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We’re oppressed and sexualized for our sex and race as Asian women living in North America

By Dahye
March 27, 2021
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Last week, a white man murdered six Asian women in settings of sexual exploitation.

As if being murdered isn’t tragic enough, some of the discourse around the victims constructs the murders as a by-product of Asian women’s “temptation,” perceived sexual deviance or submissiveness, and getting men like the murderer/john himself “addicted” to sex, rather than a result of the violent, racist, misogynist actions of a white man.

The “Asian whore” trope is a sexual exploitation fantasy going back to when US army soldiers raped women in the third world countries they were invading. The “dragon lady” stereotype is an extension of the US imperial history of raping Asian women, and defines Asian women as sexually available for white men’s taking. It’s an all-American male narrative, created and perpetuated to sexually exploit and keep Asian women in a subclass.

The Georgia sheriff spokesman (now removed from the case) described the murders as a result of the killer having a “really bad day,” and being “fed up, at the end of his rope.” This statement is a sign of the social and cultural context in America that sees the murdered women’s fate as deserved. The murderer was trying to “get better” from his “mental illness,” the cause of which was supposedly these women; therefore, their murder is portrayed as an unavoidable reaction for “enticing good white men.”

The difference between me and the Asian women being pimped and prostituted in America is not as substantial as I used to tell myself. Had I been in the same physical space, in the eyes of the murderer I would have been indistinguishable from the six Asian women he killed.

All Asian women suffer the repercussions of racist and misogynistic stereotyping of Asian women.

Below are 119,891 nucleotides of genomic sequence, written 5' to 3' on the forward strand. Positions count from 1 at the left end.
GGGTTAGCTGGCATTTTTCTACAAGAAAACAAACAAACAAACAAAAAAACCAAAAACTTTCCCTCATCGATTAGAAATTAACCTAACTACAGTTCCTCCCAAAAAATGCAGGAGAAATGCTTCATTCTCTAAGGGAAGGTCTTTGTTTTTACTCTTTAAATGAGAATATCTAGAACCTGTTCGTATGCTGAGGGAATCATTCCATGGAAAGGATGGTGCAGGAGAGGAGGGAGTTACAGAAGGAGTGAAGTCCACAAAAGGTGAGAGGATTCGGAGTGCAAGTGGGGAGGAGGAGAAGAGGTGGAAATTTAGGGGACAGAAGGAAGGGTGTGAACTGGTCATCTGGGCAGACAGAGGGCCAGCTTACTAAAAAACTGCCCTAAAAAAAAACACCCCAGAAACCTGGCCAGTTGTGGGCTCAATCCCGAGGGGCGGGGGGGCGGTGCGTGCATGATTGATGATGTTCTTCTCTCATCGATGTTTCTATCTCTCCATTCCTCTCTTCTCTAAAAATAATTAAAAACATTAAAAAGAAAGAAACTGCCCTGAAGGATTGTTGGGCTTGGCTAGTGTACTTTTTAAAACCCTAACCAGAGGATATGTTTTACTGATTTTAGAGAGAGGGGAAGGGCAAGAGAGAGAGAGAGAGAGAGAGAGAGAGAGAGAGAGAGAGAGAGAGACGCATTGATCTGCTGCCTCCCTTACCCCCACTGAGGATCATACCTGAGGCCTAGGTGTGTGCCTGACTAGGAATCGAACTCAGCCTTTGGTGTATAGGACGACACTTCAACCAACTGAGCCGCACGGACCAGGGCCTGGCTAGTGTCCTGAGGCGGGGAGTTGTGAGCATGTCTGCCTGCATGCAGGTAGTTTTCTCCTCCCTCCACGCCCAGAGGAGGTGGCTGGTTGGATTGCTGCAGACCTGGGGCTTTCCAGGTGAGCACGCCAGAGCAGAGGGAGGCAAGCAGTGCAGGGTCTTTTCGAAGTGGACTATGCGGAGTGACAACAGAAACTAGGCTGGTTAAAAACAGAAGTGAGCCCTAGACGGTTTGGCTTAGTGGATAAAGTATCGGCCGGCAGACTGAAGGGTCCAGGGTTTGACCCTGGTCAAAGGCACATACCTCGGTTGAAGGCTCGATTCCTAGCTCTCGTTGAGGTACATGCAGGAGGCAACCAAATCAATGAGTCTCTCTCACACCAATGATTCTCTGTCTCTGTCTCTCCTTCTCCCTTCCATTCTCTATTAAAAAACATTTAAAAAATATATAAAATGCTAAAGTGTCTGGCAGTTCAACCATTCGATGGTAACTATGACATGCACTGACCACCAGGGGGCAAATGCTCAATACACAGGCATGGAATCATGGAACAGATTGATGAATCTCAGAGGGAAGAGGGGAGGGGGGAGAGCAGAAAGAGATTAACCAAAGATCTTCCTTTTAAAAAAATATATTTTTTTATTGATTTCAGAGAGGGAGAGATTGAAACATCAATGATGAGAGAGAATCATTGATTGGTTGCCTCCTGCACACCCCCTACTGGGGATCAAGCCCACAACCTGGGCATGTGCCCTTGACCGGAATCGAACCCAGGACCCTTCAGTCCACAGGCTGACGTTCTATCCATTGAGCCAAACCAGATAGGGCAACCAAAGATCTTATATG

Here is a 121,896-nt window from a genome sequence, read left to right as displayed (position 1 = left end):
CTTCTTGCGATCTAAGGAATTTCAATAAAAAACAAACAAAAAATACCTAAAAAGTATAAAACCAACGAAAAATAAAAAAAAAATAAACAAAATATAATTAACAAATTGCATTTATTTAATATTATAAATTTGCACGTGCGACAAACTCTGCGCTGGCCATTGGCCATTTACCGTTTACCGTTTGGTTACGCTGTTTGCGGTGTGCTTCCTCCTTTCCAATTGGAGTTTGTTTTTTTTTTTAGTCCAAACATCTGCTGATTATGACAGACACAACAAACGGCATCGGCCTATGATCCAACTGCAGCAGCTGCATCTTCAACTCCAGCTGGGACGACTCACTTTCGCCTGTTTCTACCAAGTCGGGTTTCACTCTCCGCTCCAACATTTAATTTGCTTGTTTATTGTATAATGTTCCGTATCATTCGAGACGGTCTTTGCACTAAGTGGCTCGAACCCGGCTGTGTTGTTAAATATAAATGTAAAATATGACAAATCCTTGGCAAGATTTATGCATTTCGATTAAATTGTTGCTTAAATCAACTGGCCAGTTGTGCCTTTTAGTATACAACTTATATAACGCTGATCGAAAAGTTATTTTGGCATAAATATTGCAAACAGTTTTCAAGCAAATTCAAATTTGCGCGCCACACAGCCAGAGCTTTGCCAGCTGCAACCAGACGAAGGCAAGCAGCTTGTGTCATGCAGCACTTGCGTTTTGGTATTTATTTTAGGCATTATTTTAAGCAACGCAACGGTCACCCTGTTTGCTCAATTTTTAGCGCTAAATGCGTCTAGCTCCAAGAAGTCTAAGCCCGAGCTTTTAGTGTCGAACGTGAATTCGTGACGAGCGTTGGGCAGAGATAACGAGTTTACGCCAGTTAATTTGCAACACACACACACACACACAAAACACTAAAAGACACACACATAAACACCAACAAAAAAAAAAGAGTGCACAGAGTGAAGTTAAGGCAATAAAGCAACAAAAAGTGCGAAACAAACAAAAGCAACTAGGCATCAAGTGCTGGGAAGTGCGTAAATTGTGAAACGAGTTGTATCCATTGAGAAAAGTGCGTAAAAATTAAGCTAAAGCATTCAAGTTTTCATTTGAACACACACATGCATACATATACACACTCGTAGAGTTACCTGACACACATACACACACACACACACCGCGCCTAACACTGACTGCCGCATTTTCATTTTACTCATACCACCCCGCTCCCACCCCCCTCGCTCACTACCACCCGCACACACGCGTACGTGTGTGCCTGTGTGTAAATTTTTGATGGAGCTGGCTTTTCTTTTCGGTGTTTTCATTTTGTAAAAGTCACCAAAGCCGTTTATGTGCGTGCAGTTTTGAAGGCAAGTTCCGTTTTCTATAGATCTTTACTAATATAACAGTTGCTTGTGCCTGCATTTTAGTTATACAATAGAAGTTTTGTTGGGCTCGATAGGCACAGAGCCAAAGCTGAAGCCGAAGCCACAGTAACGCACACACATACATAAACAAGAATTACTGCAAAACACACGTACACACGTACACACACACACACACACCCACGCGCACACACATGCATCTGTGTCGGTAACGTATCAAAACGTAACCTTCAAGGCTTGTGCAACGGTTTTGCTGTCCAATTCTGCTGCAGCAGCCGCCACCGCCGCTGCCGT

We’re oppressed and sexualized for our sex and race as Asian women living in North America.

When Asian women are screened by Canada Boarder Service Agency, the state’s mistrustful treatment of us for being potential prostitutes looking to sell ourselves to white men is applied the same to me as to a trafficked and/or exploited Asian woman. It falls on each woman to distance herself from the “default” Asian prostitute stereotype regardless of how her life differs from the next Asian woman in order to be granted entry.

And the consequences suffered by each Asian woman as a result of the intersection of racism and misogyny can differ greatly. Even if we may be reduced to the same “interchangeable” Asian female body to the eyes of johns and often the state, those of us who have class privilege are far more likely to escape the reality of being prostituted. 

Asian women don’t come to America because they dream of being used as sexual objects, pimped and humiliated. It’s the oppressive constraints of their sex, race and class that force women to fulfill the racist, misogynist sexual fantasies of white men.

My college degree, fluency in English, and permanent status don’t save me from being fetishized and sexually targeted by men for being an Asian woman, but they do protect me from living the reality of being prostituted and being murdered in a “massage parlor.”

In reacting to the Georgia shootings, I could let out a sigh of relief that the terrible things happening to prostituted Asian women are not my reality and move on. I might convince myself that if I’m not affected by something because of my class, then that’s not my struggle, not my fight.

But I must remember that distancing myself from her struggles does not guarantee my own safety or elevate any women’s status in this patriarchal world, including my own. I have an obligation to fight for all women, and it’s by fighting in solidarity with our sisters across race and class that we can overthrow patriarchy as a system of oppression on all women.

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